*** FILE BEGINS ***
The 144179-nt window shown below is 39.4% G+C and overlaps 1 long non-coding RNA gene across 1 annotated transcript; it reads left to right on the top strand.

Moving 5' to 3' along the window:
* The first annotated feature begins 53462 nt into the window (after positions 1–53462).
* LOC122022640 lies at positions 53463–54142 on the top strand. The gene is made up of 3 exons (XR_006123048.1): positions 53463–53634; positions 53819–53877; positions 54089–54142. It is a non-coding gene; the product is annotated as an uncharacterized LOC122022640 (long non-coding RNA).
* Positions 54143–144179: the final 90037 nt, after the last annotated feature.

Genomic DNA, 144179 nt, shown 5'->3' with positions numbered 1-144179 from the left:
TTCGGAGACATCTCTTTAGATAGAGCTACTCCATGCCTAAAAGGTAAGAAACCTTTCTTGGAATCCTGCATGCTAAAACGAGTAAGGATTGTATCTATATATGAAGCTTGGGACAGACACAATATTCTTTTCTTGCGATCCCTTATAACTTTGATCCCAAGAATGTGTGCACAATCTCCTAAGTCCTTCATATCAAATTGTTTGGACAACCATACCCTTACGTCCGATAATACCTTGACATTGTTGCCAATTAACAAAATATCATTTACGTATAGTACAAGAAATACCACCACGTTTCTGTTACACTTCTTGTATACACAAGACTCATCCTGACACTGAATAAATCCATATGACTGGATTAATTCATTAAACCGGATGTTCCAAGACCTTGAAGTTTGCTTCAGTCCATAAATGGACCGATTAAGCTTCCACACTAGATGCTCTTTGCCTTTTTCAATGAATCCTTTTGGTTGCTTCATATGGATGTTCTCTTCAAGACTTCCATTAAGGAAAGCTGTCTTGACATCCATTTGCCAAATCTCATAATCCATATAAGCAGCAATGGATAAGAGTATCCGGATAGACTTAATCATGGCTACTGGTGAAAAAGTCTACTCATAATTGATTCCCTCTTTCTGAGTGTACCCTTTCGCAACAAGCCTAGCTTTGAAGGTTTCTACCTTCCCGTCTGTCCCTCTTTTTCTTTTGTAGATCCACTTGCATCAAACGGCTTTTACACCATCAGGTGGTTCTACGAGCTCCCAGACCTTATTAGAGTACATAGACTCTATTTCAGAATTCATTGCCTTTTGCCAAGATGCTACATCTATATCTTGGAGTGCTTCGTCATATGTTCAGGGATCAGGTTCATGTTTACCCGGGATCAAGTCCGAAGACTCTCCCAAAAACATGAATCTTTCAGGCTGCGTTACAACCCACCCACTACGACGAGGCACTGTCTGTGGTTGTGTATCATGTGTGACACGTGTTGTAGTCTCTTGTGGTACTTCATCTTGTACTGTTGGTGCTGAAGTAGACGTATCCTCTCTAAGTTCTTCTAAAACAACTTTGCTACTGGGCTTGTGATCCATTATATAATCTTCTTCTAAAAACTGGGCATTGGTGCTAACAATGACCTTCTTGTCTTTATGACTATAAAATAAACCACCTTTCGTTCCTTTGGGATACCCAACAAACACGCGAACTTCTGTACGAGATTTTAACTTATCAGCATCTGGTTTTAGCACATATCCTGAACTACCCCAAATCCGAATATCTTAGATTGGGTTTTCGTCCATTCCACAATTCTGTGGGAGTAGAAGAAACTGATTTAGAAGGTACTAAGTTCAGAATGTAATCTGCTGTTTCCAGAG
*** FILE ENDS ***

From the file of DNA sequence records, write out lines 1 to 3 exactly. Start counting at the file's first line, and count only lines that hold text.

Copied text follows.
The 144179-nt window shown below is 39.4% G+C and overlaps 1 long non-coding RNA gene across 1 annotated transcript; it reads left to right on the top strand.

Moving 5' to 3' along the window:
* The first annotated feature begins 53462 nt into the window (after positions 1–53462).